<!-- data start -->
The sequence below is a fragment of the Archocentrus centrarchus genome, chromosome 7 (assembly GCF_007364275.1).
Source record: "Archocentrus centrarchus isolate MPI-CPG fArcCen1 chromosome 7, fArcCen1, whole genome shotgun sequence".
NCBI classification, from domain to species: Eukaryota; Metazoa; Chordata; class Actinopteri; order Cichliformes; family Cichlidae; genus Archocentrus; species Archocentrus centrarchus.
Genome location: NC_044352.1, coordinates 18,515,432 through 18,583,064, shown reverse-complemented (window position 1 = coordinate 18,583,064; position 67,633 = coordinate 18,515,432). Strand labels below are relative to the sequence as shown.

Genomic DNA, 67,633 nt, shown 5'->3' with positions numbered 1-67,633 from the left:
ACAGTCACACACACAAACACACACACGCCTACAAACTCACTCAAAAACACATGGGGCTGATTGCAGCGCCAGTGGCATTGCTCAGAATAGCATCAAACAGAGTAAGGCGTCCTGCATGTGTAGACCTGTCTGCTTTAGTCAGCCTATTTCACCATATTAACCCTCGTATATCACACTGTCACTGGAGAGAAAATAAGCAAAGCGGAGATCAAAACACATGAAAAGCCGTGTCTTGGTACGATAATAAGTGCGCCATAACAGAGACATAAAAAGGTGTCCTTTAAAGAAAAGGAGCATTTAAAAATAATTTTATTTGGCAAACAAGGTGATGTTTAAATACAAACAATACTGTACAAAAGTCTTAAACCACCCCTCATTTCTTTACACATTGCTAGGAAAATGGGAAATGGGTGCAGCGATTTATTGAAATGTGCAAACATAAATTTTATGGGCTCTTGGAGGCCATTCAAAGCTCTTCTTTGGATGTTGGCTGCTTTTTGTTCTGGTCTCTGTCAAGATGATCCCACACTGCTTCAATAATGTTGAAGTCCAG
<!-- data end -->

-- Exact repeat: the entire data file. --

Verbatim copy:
The sequence below is a fragment of the Archocentrus centrarchus genome, chromosome 7 (assembly GCF_007364275.1).
Source record: "Archocentrus centrarchus isolate MPI-CPG fArcCen1 chromosome 7, fArcCen1, whole genome shotgun sequence".
NCBI classification, from domain to species: Eukaryota; Metazoa; Chordata; class Actinopteri; order Cichliformes; family Cichlidae; genus Archocentrus; species Archocentrus centrarchus.
Genome location: NC_044352.1, coordinates 18,515,432 through 18,583,064, shown reverse-complemented (window position 1 = coordinate 18,583,064; position 67,633 = coordinate 18,515,432). Strand labels below are relative to the sequence as shown.

Genomic DNA, 67,633 nt, shown 5'->3' with positions numbered 1-67,633 from the left:
ACAGTCACACACACAAACACACACACGCCTACAAACTCACTCAAAAACACATGGGGCTGATTGCAGCGCCAGTGGCATTGCTCAGAATAGCATCAAACAGAGTAAGGCGTCCTGCATGTGTAGACCTGTCTGCTTTAGTCAGCCTATTTCACCATATTAACCCTCGTATATCACACTGTCACTGGAGAGAAAATAAGCAAAGCGGAGATCAAAACACATGAAAAGCCGTGTCTTGGTACGATAATAAGTGCGCCATAACAGAGACATAAAAAGGTGTCCTTTAAAGAAAAGGAGCATTTAAAAATAATTTTATTTGGCAAACAAGGTGATGTTTAAATACAAACAATACTGTACAAAAGTCTTAAACCACCCCTCATTTCTTTACACATTGCTAGGAAAATGGGAAATGGGTGCAGCGATTTATTGAAATGTGCAAACATAAATTTTATGGGCTCTTGGAGGCCATTCAAAGCTCTTCTTTGGATGTTGGCTGCTTTTTGTTCTGGTCTCTGTCAAGATGATCCCACACTGCTTCAATAATGTTGAAGTCCAG